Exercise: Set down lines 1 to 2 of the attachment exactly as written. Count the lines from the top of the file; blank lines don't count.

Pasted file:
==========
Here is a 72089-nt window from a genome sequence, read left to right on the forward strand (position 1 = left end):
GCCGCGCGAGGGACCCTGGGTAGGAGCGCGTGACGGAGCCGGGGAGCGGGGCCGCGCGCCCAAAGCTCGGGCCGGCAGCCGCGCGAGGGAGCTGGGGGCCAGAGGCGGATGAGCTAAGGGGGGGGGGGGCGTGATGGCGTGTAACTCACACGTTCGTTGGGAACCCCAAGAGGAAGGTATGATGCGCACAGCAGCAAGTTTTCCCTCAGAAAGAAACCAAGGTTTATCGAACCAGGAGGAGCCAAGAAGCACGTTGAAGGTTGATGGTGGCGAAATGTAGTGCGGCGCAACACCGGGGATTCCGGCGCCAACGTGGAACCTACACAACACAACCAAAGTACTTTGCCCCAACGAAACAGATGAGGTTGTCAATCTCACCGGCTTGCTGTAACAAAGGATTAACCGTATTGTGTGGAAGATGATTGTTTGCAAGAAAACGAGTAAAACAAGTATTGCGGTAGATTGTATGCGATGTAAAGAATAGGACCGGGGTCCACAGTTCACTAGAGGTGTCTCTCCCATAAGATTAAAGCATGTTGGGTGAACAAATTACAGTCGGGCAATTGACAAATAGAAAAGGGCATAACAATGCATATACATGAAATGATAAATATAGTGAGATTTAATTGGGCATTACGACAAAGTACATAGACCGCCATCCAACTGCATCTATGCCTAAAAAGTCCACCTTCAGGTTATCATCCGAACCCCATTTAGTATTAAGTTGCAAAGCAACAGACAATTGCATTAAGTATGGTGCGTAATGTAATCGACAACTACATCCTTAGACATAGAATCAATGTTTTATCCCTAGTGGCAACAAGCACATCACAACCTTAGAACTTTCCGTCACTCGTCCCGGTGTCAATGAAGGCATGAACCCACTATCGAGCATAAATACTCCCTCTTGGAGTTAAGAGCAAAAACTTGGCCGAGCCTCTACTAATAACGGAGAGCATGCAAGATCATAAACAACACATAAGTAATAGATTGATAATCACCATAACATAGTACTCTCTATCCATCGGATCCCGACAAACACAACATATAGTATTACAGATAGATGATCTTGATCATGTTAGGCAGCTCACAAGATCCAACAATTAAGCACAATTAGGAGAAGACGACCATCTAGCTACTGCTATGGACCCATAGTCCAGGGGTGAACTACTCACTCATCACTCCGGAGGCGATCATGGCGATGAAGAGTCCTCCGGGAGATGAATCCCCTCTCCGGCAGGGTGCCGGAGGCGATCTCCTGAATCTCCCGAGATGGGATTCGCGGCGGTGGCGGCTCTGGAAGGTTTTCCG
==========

Here is a 72089-nt window from a genome sequence, read left to right on the forward strand (position 1 = left end):
GCCGCGCGAGGGACCCTGGGTAGGAGCGCGTGACGGAGCCGGGGAGCGGGGCCGCGCGCCCAAAGCTCGGGCCGGCAGCCGCGCGAGGGAGCTGGGGGCCAGAGGCGGATGAGCTAAGGGGGGGGGGGGCGTGATGGCGTGTAACTCACACGTTCGTTGGGAACCCCAAGAGGAAGGTATGATGCGCACAGCAGCAAGTTTTCCCTCAGAAAGAAACCAAGGTTTATCGAACCAGGAGGAGCCAAGAAGCACGTTGAAGGTTGATGGTGGCGAAATGTAGTGCGGCGCAACACCGGGGATTCCGGCGCCAACGTGGAACCTACACAACACAACCAAAGTACTTTGCCCCAACGAAACAGATGAGGTTGTCAATCTCACCGGCTTGCTGTAACAAAGGATTAACCGTATTGTGTGGAAGATGATTGTTTGCAAGAAAACGAGTAAAACAAGTATTGCGGTAGATTGTATGCGATGTAAAGAATAGGACCGGGGTCCACAGTTCACTAGAGGTGTCTCTCCCATAAGATTAAAGCATGTTGGGTGAACAAATTACAGTCGGGCAATTGACAAATAGAAAAGGGCATAACAATGCATATACATGAAATGATAAATATAGTGAGATTTAATTGGGCATTACGACAAAGTACATAGACCGCCATCCAACTGCATCTATGCCTAAAAAGTCCACCTTCAGGTTATCATCCGAACCCCATTTAGTATTAAGTTGCAAAGCAACAGACAATTGCATTAAGTATGGTGCGTAATGTAATCGACAACTACATCCTTAGACATAGAATCAATGTTTTATCCCTAGTGGCAACAAGCACATCACAACCTTAGAACTTTCCGTCACTCGTCCCGGTGTCAATGAAGGCATGAACCCACTATCGAGCATAAATACTCCCTCTTGGAGTTAAGAGCAAAAACTTGGCCGAGCCTCTACTAATAACGGAGAGCATGCAAGATCATAAACAACACATAAGTAATAGATTGATAATCACCATAACATAGTACTCTCTATCCATCGGATCCCGACAAACACAACATATAGTATTACAGATAGATGATCTTGATCATGTTAGGCAGCTCACAAGATCCAACAATTAAGCACAATTAGGAGAAGACGACCATCTAGCTACTGCTATGGACCCATAGTCCAGGGGTGAACTACTCACTCATCACTCCGGAGGCGATCATGGCGATGAAGAGTCCTCCGGGAGATGAATCCCCTCTCCGGCAGGGTGCCGGAGGCGATCTCCTGAATCTCCCGAGATGGGATTCGCGGCGGTGGCGGCTCTGGAAGGTTTTCCG